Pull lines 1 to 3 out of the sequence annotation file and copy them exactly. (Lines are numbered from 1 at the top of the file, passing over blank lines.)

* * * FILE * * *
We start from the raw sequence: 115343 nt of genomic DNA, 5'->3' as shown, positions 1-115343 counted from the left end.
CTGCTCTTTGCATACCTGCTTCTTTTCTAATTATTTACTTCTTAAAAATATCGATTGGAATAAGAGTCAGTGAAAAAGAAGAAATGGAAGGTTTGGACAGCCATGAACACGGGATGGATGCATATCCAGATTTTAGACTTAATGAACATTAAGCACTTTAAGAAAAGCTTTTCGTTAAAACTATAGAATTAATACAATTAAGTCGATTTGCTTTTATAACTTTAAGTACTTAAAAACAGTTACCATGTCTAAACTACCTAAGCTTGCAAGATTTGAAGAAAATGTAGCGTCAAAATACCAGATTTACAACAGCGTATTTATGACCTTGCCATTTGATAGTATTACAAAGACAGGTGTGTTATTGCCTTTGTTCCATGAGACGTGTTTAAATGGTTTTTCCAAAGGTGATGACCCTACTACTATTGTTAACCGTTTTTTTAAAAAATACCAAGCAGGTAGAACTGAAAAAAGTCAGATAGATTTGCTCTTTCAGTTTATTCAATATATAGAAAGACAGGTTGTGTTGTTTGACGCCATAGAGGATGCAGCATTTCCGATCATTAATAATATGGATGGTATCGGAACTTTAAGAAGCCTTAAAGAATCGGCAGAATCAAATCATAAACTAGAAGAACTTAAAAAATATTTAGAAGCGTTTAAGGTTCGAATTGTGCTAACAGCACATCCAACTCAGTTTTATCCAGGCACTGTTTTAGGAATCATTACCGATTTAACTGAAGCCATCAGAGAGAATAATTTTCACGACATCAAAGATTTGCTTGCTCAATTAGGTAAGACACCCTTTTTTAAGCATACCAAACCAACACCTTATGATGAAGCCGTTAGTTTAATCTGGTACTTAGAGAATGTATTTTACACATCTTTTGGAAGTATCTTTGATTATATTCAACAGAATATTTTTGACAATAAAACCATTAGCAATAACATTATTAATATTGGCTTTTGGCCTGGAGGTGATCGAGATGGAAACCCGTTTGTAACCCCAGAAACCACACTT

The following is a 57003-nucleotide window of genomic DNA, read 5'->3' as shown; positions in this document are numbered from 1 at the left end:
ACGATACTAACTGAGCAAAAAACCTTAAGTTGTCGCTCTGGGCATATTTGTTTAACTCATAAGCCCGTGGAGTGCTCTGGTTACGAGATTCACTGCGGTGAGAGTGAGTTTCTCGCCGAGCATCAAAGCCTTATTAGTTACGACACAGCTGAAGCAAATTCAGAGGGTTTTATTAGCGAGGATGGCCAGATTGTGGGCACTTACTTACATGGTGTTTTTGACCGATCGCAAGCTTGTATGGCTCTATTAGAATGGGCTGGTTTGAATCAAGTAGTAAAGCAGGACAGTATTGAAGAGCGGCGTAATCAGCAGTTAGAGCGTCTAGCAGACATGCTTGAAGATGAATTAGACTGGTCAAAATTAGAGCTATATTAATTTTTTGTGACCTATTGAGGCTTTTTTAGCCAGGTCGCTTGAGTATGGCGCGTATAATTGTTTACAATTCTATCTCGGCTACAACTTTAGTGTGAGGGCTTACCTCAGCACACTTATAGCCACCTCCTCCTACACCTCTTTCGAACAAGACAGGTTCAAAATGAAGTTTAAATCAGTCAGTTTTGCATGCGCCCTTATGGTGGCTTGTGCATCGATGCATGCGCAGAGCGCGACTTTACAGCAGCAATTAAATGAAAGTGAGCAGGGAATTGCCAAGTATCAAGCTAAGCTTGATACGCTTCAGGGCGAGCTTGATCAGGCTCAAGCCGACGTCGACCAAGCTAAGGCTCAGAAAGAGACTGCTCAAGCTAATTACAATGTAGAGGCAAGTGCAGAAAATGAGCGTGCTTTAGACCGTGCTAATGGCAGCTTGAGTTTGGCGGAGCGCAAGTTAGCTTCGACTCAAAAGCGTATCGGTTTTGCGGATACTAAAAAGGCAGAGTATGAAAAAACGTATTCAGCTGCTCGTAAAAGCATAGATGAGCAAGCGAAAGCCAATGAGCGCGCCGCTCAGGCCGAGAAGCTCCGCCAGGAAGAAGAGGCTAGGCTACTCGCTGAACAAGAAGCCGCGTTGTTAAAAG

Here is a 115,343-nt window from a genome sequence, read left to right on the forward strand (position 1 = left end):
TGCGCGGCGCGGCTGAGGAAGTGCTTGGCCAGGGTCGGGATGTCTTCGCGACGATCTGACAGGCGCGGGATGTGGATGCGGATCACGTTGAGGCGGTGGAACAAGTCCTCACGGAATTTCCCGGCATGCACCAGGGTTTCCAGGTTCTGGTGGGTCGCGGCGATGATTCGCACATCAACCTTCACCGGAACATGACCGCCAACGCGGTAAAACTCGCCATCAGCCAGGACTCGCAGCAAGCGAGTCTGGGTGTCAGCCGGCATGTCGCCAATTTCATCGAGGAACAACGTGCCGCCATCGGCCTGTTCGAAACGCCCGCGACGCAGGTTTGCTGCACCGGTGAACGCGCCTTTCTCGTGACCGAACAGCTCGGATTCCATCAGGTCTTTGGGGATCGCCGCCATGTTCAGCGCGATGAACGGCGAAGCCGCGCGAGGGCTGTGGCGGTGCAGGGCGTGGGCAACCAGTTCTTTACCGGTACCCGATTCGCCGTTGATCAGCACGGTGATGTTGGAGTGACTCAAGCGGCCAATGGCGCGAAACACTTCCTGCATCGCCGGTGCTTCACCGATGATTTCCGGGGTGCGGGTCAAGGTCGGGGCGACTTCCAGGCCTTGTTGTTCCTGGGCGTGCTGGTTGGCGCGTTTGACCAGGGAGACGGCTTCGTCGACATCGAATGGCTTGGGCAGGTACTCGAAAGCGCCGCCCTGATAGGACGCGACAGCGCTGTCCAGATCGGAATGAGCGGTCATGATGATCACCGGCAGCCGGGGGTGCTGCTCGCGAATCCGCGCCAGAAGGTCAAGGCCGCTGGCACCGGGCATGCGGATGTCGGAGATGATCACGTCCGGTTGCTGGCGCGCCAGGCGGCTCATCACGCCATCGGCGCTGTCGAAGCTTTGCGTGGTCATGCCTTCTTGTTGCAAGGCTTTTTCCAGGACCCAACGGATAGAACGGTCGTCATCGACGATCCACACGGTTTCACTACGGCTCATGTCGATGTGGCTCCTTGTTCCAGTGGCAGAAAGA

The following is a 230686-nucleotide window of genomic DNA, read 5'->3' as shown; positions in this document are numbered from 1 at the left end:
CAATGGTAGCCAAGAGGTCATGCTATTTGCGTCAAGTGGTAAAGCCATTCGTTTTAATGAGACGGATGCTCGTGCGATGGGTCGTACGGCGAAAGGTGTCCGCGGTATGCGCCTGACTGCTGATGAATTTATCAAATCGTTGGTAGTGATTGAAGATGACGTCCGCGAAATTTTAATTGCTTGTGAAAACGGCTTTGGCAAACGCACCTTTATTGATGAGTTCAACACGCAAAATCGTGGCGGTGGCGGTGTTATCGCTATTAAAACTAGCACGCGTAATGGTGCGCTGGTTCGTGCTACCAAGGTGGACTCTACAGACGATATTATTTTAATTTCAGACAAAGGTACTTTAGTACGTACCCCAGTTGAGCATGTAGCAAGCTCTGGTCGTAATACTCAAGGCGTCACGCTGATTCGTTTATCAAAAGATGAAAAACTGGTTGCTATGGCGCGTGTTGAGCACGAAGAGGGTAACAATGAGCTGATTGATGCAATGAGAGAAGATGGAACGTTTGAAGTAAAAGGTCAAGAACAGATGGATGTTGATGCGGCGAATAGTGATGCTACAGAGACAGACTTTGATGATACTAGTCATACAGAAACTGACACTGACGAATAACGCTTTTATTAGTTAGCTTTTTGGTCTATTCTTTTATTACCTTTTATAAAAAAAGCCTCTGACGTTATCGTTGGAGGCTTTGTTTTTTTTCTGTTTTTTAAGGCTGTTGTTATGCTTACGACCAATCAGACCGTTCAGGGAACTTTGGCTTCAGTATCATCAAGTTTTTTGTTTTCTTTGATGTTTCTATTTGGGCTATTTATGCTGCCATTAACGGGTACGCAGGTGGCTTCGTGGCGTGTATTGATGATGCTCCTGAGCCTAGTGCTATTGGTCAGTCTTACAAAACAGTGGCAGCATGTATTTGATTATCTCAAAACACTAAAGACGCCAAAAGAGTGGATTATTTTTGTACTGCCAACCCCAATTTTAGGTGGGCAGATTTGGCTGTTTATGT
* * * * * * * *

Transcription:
We start from the raw sequence: 115343 nt of genomic DNA, 5'->3' as shown, positions 1-115343 counted from the left end.
CTGCTCTTTGCATACCTGCTTCTTTTCTAATTATTTACTTCTTAAAAATATCGATTGGAATAAGAGTCAGTGAAAAAGAAGAAATGGAAGGTTTGGACAGCCATGAACACGGGATGGATGCATATCCAGATTTTAGACTTAATGAACATTAAGCACTTTAAGAAAAGCTTTTCGTTAAAACTATAGAATTAATACAATTAAGTCGATTTGCTTTTATAACTTTAAGTACTTAAAAACAGTTACCATGTCTAAACTACCTAAGCTTGCAAGATTTGAAGAAAATGTAGCGTCAAAATACCAGATTTACAACAGCGTATTTATGACCTTGCCATTTGATAGTATTACAAAGACAGGTGTGTTATTGCCTTTGTTCCATGAGACGTGTTTAAATGGTTTTTCCAAAGGTGATGACCCTACTACTATTGTTAACCGTTTTTTTAAAAAATACCAAGCAGGTAGAACTGAAAAAAGTCAGATAGATTTGCTCTTTCAGTTTATTCAATATATAGAAAGACAGGTTGTGTTGTTTGACGCCATAGAGGATGCAGCATTTCCGATCATTAATAATATGGATGGTATCGGAACTTTAAGAAGCCTTAAAGAATCGGCAGAATCAAATCATAAACTAGAAGAACTTAAAAAATATTTAGAAGCGTTTAAGGTTCGAATTGTGCTAACAGCACATCCAACTCAGTTTTATCCAGGCACTGTTTTAGGAATCATTACCGATTTAACTGAAGCCATCAGAGAGAATAATTTTCACGACATCAAAGATTTGCTTGCTCAATTAGGTAAGACACCCTTTTTTAAGCATACCAAACCAACACCTTATGATGAAGCCGTTAGTTTAATCTGGTACTTAGAGAATGTATTTTACACATCTTTTGGAAGTATCTTTGATTATATTCAACAGAATATTTTTGACAATAAAACCATTAGCAATAACATTATTAATATTGGCTTTTGGCCTGGAGGTGATCGAGATGGAAACCCGTTTGTAACCCCAGAAACCACACTT

The following is a 57003-nucleotide window of genomic DNA, read 5'->3' as shown; positions in this document are numbered from 1 at the left end: